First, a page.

The Difference Between the Tanakh & the Hebrew Bible

The Difference Between the Tanakh & the Hebrew Bible thumbnail
A Torah scroll, containing the Five Books of Moses

The word "Tanakh" or "Tanach" is an English transliteration of the Hebrew acronym made up of the letters tav (T), nun (N) and kaf (K or the gutteral Ch). The letters stand for Torah (the Five Books of Moses), Neviim (the Books of Prophets) and Ketuvim (literally "Writings") refers to final books in the Jewish holy canon. In most cases, when people talk about the Hebrew Bible, they mean the entire Tanakh, and therefore the terms are interchangeable. However, in some contexts, when people talk about the Hebrew Bible they are referring only to the Five Books of Moses.

  1. Torah

    • The Torah is most important text in Judaism; it forms the basis of all Jewish law. It is made up of the Five Books of Moses: Genesis, Exodus, Leviticus, Numbers and Deuteronomy. Genesis, Exodus and Numbers tell the story of the creation of the world, the founding of the Jewish people, their enslavement in Egypt and subsequent exodus into the Sinai desert, where they receive the Torah from God. Leviticus and Deuteronomy are mostly books of law, representing the commandments which many Jews believe God gave to them while they were in the desert.

    Nevi'im

    • Nevi'im (pronounced neh-vee-IM) literally means "prophets," and this section of Tanach indeed includes records of the prophecies given to the Jews during the Biblical era. Nevi'im is comprised of eight books: Joshua, Judges, Samuel, Kings, Isaiah, Jeremiah, Ezekiel, and The Twelve Prophets. This last section itself comprises 12 texts: Hosea, Joel, Amos, Ovadiah, Jonah, Micah, Nahum, Habakuk, Zefanya, Haggai, Zechariah and Malachi.

      The books of Joshua and Judges recount the history of the Jews after they enter the Land of Israel from the desert, and their struggles to create a nation-state of their own. The books of Samuel and Kings followJewish history after they set up a monarchy, first under Saul and then under David, who succeeds in uniting the 12 tribes and establishing the First Commonwealth. They then trace the political and religious history surrounding David's descendents and the Jews' downfall and exile into Babylonia.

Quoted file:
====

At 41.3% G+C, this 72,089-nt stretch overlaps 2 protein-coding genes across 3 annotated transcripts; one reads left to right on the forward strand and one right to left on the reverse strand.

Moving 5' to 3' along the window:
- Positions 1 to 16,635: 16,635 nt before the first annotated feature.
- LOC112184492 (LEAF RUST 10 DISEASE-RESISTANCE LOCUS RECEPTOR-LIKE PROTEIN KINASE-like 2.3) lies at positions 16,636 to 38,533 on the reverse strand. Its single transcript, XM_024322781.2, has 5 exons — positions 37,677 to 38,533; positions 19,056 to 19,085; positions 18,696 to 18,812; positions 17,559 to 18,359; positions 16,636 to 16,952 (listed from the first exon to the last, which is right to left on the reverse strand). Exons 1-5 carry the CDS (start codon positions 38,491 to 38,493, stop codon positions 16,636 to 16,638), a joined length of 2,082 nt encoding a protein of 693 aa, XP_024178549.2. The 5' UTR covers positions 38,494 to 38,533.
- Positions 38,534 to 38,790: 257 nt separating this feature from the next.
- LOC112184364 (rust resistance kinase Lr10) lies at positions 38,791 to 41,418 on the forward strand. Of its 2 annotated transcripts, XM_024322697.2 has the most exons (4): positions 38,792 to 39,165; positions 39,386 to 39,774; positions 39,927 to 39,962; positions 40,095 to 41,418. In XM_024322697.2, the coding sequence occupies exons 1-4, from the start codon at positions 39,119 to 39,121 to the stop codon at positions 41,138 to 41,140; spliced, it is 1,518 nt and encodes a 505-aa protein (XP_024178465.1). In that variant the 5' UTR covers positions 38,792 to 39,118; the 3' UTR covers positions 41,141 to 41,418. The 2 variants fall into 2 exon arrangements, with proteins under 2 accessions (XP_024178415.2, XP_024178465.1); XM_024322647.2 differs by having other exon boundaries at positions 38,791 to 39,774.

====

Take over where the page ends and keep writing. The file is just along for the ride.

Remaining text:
The remaining books of Nevi'im record the prophecies given by various seers during different periods of the First and Second Commonwealths.

    Ketuvim

    • Ketuvim ("Writings") is something of a hodgepodge of texts from different eras, but all were deemed by the rabbis of the Talmudic era, who canonized the Tanach, to be holy works written with divine inspiration. It starts with the books of Psalms (poems written by King David) Proverbs (by his son, King Solomon) and Job (some believe Moses himself wrote it). It then continues with the Five Megillot (a megillah is a scroll): Song of Songs, Ruth, Lamentations, Ecclesiastes, and Esther. These take place at various points of the Biblical era, ending with Esther, which is set in the Babylonian exile. The next three books -- Daniel, Ezra and Nehemiah -- recount the Jews' return to Israel and the setting up of the Second Commonwealth. Finally, the books of Chronicles re-tell the stories of King David and the First Commonwealth; the book symbolizes the Jews' hope for the Messiah, who, it is said, will re-establish the throne of David's descendents and bring ever-lasting peace and security to Jews and to the world.

    Hebrew Bible

    • Most of the time, when people refer to the Hebrew Bible, they are referring to the entire Tanach, and distinguishing it from the Christians' New Testament. However, in some contexts -- usually ones having to do with religious law -- the word "bible" refers only to the Torah section, meaning the Five Books of Moses. This is because, in Judaism, the Five Books of Moses are considered more holy than Neviim and Ketuvim, and therefore texts from the Torah are weighted more seriously when it comes to deciding legal matters and customs. Many Orthodox and Conservative Jews make distinctions between biblical law -- dictated in the Torah -- and rabbinical law as set by the sages during the Talmudic era.

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